Tag Archives: hypoallergenic dogs

6 Things You Didn’t Know About the Maltese


Warning: sprintf() expects at least 1 parameter, 0 given in /home/wp_r3zcif/puppyspotcontent.com/content/wp-content/themes/Purebred-Breeders/content.php on line 69

Many know the Maltese as the pampered little lap dogs that people love to spoil. The snow-white pooches love to stay by their owner’s side, and their undeniable charm makes them totally irresistible. These reasons alone make the Maltese one of PuppySpot’s most popular dog breeds, but there are plenty of interesting facts about this popular breed we bet you haven’t heard. Read on for 6 facts you need to know about the Maltese!

1. They’re royal pups.

Favored by royalty for their pure, white coats, the Maltese has for centuries been considered an “aristocrat of the canine world.” Queen Elizabeth I and Mary Queen of Scots treasured these pups, treating them like royal members of their palace.

2. They have an ancient history.

With ties to the ancient cultures of Greece, Rome and Egypt, the Maltese is an old breed, thought to be named after the Mediterranean region of Malta, and listed at the very first Westminster Kennel Club Dog Show in 1877 as a “Maltese Lion Dog.”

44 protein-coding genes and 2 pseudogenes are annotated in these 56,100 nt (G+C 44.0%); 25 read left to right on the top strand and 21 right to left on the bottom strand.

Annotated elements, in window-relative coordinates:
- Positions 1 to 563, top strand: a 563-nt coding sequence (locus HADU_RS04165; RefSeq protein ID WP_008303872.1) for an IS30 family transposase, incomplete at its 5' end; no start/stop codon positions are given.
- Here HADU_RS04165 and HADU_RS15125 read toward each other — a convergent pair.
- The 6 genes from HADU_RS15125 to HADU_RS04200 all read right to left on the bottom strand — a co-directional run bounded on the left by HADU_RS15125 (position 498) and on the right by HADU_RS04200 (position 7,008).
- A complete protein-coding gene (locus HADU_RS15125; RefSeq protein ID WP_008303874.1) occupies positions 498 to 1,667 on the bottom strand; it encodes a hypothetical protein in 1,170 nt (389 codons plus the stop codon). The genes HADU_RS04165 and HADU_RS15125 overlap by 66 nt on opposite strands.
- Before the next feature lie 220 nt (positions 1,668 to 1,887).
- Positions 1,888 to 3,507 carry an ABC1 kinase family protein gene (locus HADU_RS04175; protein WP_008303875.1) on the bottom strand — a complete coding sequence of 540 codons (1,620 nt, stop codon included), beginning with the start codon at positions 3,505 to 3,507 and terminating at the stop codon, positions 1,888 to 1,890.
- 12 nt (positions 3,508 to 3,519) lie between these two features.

3. They have special coats.

The Maltese coat was chosen for its special features. Roman emperors bred the dog to have a pure white coat because they equated the color white to godliness. In addition, they have silky hair coats that don’t shed, making them a great choice for people with allergies.

4. They’re fancy.

Whether in the show ring or the dog park, Maltese are some of the fanciest, most pampered dogs you’ll meet! While they can be groomed with a “puppy cut” for easy coat maintenance, many Maltese stand out for their long, sleek updo’s. One lucky Maltese pup named “Trouble” received $12 million of her late owner’s inheritance! Now that’s a fancy life!

5. They’re bolder than they look.
Despite what their toy size might suggest, Maltese dogs think they’re much bigger than they are—and they act like it, too. Because of their strong hind legs, they make great jumpers. Don’t be surprised if your Maltese pup jumps straight out of your arms on a walk to greet (or challenge) another dog!

6. They’re loving therapy dogs.
Maltese make the perfect therapy dogs, comforting people with cuddles and their conveniently lap-sized bodies. Maltese are valued by hospitals, nursing homes and schools for their therapeutic qualities.

Do you have a Maltese? What’s your favorite thing about them?

5 Things You Didn’t Know About the Labradoodle


Warning: sprintf() expects at least 1 parameter, 0 given in /home/wp_r3zcif/puppyspotcontent.com/content/wp-content/themes/Purebred-Breeders/content.php on line 69